Just had a terrifying moment when, after attempting to install BusyBox on an Android device, almost all console commands seg faulted. This is possibly because I ran out of space on the /system partition, though I'm not certain. (To fix that simply requires deleting some things you don't want, like .apk files for apps the manufacturer/carrier dumped in /system/apps.)

To fix it, I found out that the /system/xbin/busybox executable which was installed was the wrong version/corrupt, so I went to the BusyBox site to download a (more?) correct version; I used the armv6l app for a Samsung Galaxy S2. Then one needs to replace the existing version with a working version. (The following is based on this.)

On your computer, go to the directory containing the file 'busybox' which you just downloaded, and run

adb push busybox /data/local/tmp/
adb shell

Now there is a console open on screen which is actually on the phone. Type

chmod 755 /data/local/tmp/busybox
/data/local/tmp/busybox mount -o rw,remount /system
/data/local/tmp/busybox cp /data/local/tmp/busybox /system/xbin/

If one hasn't already installed BusyBox, you can also issue

/system/xbin/busybox –install -s [INSTALLATION DIRECTORY, PERHAPS /system/xbin/]

which sets everything up - BusyBox installers work by creating a folder on the device filled with executables (or better, links to executables) which run /system/xbin/busybox itself. (For me, this was actually at /sbin.)

Posted by carl at 17:37

Filed under: Computing

Monday, 16 July 2012

Temporarily Redefining In-built Mathematica Functions

A neat trick # Permalink C Comment

Suppose a package you're using is, say, zealously Simplifying lots of Mathematica expressions inefficiently, and you'd rather do that later yourself. Can you prevent this from happening?

Yes, very easily, by using the Block environment, so long as you don't need access to the Simplify function in your new, temporary definition:

NiceFunction[arg_] := Block[{Simplify = Function[x, x]}, NastyFunction[arg]]

This code redeclares Simplify as being the 'pure function' x \mapsto x and then evaluates NastyFunction. A simple example to test this:

NastyFunction[arg_] := Simplify[arg + Sin[h]^2]
NastyFunction[Cos[h]^2] (* outputs 1 *)
NiceFunction[Cos[h]^2] (* outputs Cos[h]^2+Sin[h]^2 *)
Simplify[%] (* outputs 1 *)

What about if you need to be able to use the original function?

More Sophisticated Needs

If you still want access to the old definition of the method you're modifying in your new version of the function, you could do something like this:

SetAttributes[DoItNicely, HoldFirst];
DoItNicely[code_] := Module[{$inNicely},
Simplify[arg_] :=
Block[{$inNicely = True},
Print["I can still Simplify: " <> ToString[Simplify[arg]]];
] /; ! TrueQ[$inNicely];

We use that (originating from a useful answer I found after reading an excellent Stack Overflow thread on Mathematica tricks) like the following:

NastyFunction[arg_] := Simplify[arg + Sin[h]^2]

which produces the output

I can still Simplify: 1
Cos[h]^2 + Sin[h]^2

This uses a variable $inNicely (which must not be used elsewhere!) to determine whether to use the original definition or the new one, and the undocumented Internal`InheritedBlock to completely copy the original function into the new context so that it can be locally modified. To change this for your own purposes, just replace Simplify with the name of the function you're interested in, and modify the two lines of code Print[...]; arg to what you want the new function to do. (You might need to change the number of arguments to the function too, which is fine. Remember that to match arbitrary numbers of arguments use a double underscore after the variable name, args__.).

Posted by carl at 11:38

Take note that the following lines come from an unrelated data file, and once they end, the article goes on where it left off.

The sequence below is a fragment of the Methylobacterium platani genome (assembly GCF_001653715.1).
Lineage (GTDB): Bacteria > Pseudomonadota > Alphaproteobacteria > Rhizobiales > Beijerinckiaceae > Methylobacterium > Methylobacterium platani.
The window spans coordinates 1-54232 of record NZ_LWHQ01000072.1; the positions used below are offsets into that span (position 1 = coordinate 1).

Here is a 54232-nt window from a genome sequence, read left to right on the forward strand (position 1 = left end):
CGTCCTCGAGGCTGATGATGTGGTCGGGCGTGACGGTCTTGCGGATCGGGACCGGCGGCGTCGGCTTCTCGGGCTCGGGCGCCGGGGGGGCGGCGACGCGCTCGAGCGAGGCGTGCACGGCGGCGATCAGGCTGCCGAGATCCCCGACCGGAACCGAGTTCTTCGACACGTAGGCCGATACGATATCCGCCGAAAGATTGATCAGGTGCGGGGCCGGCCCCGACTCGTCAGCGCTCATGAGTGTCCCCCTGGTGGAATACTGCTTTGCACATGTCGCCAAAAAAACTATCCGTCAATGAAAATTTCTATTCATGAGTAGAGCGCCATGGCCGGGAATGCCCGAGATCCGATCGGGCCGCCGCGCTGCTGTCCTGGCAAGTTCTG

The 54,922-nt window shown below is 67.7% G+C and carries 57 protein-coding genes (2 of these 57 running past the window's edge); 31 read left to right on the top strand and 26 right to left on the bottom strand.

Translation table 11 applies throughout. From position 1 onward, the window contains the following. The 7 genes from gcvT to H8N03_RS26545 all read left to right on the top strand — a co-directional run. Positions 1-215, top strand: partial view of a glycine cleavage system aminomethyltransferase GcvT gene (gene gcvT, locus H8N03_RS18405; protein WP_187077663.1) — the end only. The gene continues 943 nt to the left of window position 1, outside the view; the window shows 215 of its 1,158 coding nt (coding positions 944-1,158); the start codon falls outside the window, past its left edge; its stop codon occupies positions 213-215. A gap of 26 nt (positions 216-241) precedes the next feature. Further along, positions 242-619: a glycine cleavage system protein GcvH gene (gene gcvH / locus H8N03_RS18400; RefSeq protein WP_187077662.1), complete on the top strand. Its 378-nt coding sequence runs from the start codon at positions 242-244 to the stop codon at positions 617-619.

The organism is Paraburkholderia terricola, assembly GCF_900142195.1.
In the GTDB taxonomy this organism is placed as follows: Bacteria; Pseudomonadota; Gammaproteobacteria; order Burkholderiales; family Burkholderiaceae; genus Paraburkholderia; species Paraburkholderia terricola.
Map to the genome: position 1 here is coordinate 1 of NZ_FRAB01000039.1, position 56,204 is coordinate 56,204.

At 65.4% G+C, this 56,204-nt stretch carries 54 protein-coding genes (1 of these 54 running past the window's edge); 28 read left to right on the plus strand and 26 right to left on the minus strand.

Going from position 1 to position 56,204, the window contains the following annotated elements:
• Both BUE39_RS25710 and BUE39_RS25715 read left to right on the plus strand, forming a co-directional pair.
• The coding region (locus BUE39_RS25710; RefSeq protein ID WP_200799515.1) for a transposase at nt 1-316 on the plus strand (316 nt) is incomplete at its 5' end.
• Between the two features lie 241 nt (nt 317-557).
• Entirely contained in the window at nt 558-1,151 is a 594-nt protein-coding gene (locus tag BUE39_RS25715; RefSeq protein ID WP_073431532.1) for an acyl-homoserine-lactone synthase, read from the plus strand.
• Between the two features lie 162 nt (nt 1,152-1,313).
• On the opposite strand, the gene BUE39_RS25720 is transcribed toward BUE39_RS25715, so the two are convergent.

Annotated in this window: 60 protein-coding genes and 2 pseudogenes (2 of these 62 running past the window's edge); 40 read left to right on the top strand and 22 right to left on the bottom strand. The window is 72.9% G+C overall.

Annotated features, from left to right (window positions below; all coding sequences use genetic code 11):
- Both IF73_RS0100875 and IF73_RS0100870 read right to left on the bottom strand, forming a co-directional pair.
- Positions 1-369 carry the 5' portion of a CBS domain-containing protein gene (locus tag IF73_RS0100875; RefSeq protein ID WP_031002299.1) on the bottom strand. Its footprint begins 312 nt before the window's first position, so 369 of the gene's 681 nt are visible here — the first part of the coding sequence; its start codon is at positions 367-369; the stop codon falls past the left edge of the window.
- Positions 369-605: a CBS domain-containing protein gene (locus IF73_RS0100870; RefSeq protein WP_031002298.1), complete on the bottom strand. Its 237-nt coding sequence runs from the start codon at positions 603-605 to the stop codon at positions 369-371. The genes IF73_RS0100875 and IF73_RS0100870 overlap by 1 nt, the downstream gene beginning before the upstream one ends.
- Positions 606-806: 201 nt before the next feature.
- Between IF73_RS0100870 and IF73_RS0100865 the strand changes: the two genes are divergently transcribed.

Filed under: Computing

Wednesday, 15 September 2010

signgam Error Compiling plotutils-2.6

How to compile plotutils-2.6 (on MinGW) # Permalink C Comment

I was just compiling the GNU plotutils library (version 2.6) using MSYS for MinGW, and had the following problematic error:

undefined reference to `signgam'

It turns out there are problems with the 'gauss' methods provided by various platforms: in the file specfun.c in the ode directory of the plotutils source, the following comment occurs:

/* The following gamma-related nonsense is necessary because (1) some
   vendors have lgamma(), some have gamma(), and some have neither [see
   include/sys-defines.h for further comments], (2) some vendors do not
   declare whichever function they have [e.g. Irix 5.3 requires an
   auxiliary preprocessing symbol to be defined for the declaration in
   math.h to be visible], and (3) some vendors supply broken versions which
   we can't use [e.g. AIX's libm.a gamma support is conspicuously broken],
   so we need to link in a replacement, but we can't use the same name for
   the external symbol `signgam'.  What a mess! -- rsm */

There are some threads discussing ways of solving this in old versions, and apparently only with Cygwin; however, I found that the simplest way to solve the problem is to make use of the C macro NO_SYSTEM_GAMMA referenced in the plotutils source - the package will then declare its own gamma functions for us. (So in fact, this isn't an error with plotutils, it's plotutils that provides the solution!)

The fix: make clean the directory and then run configure with an additional flag for the compiler defining the variable NO_SYSTEM_GAMMA. For example:

./configure --prefix=/where/to/install CFLAGS="-DNO_SYSTEM_GAMMA" --enable-libplotter

Then running make, make check and make install as usual, you should be good to go!

Remark: I actually had problems with the make check phase, which reported errors (8 of 11 failures, in fact!) when the relevant files (the .out and .xout files in the test directory) seemed to match. I recommend not worrying/bothering with these unless you have problems, or spot a potential future problem.

Other remark: The --enable-libplotter switch for the configure command is only needed if you want to use the C++ wrapper!

Posted by carl at 13:51

Filed under: Computing

'Computing' Category

Any observations, commentaries, helpful hints or voyages of discovery relating to any OS or software.

Simple diagrams for LaTeX with Inkscape • 1.7.2013 Yesterday I discovered how to make nice, simple, elegant diagrams for fairly painless inclusion… [read more - comment]No Data Connection (Android) • 4.6.2013 Just spent an age dealing with a phone (Samsung Galaxy S2, I9100, on the UK network 3) running a… [read more - comment]Android/BusyBox Segmentation Faults • 30.9.2012 Just had a terrifying moment when, after attempting to install BusyBox on an Android device,… [read more - comment]Temporarily Redefining In-built Mathematica Functions • 16.7.2012 Suppose a package you're using is, say, zealously Simplifying lots of Mathematica expressions… [read more - comment]Nuclear Power • 24.7.2011 I've never known the answers to the big questions about energy. I do know that with … [read more - comment]